top of page




Upon returning to Los Angeles after living in New York City for three years, Jasmynne-Shaye noticed an undeniable increase in LA's homeless population, and as she scratched her head trying to find answers to the problem, she chose to do something instead. She had grown tired of telling herself, "When I'm better situated, I'm going to give back," and she was equally tired of seeing the pain, destitution, and hopelessness across the faces of those most easily forgotten. So with absolutely no plan, she and a friend teamed up to prepare and deliver fifty sandwiches and fifty bottles of water to homeless encampments in Los Angeles. Both individuals were incredibly inspired, and Jasmynne-Shaye knew that this was not to be a one-time event. 


That same month, she saw a number of folks engaging in the 22 Push-up Challenge on social media. They were doing twenty-two push-ups for twenty-two consecutive days to raise awareness for the numbers of soldiers that lose their lives in the military each day. All of a sudden she was turned off by the word "awareness," uncertain of what good truly comes from simply being aware. So, again, without much thought, she set out to identify a child that had lost a parent in the military. Instead of merely being aware, she was determined to take action. It took some doing, but once she identified a child, and received permission from the surviving parent, she mailed that child a care package of school supplies for the upcoming school year. Much like the sandwiches, that wouldn't be the last package that she sent.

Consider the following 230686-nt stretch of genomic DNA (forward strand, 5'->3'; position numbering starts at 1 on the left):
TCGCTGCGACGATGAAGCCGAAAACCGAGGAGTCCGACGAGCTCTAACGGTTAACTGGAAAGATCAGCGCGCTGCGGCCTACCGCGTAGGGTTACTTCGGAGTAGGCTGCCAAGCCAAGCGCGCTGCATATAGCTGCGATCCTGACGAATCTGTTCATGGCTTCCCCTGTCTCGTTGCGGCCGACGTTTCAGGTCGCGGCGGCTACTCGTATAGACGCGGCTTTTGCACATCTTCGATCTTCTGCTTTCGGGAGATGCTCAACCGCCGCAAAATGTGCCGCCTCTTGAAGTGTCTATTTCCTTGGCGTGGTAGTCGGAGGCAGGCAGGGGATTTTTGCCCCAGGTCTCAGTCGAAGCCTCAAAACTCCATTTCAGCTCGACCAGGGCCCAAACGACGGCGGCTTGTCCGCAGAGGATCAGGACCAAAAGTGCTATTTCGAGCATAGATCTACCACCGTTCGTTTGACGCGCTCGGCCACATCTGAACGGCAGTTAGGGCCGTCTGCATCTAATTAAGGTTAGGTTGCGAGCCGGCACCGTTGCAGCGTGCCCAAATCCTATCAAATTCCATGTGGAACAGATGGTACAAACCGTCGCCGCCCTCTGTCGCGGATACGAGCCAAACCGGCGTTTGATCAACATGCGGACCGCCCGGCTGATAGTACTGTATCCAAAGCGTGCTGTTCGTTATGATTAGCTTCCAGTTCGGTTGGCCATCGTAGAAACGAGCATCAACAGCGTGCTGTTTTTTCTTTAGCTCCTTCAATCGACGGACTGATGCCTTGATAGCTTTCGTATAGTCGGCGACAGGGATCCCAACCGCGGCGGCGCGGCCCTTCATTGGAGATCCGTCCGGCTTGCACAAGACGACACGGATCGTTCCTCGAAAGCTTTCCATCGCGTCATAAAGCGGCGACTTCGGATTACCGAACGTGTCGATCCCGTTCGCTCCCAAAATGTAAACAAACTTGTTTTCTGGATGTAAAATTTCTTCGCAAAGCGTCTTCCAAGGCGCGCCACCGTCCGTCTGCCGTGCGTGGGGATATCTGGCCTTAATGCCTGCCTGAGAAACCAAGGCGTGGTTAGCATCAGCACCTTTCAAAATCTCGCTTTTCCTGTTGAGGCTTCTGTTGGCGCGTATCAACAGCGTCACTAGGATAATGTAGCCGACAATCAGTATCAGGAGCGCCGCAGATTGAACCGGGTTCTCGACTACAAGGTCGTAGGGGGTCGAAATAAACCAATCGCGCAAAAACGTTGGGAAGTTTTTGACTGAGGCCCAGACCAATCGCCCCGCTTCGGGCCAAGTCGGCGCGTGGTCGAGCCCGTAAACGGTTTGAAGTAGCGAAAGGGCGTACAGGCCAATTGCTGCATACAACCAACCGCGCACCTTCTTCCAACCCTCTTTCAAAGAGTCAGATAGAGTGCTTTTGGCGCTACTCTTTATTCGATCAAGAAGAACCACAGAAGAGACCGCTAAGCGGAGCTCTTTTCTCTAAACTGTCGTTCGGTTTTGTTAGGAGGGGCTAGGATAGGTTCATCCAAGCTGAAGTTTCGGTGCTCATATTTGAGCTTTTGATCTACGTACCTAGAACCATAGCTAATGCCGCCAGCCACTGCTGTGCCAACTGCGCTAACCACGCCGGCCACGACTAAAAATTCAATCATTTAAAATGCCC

Through her selfless deeds, and her need to take action, the programs Food for Friends and Freedom Kids were born, and Healing, Hope & Love was established. That was May 2016. Today, Healing, Hope & Love operates on a national level reaching food-deprived populations and children of deceased military around the country.

bottom of page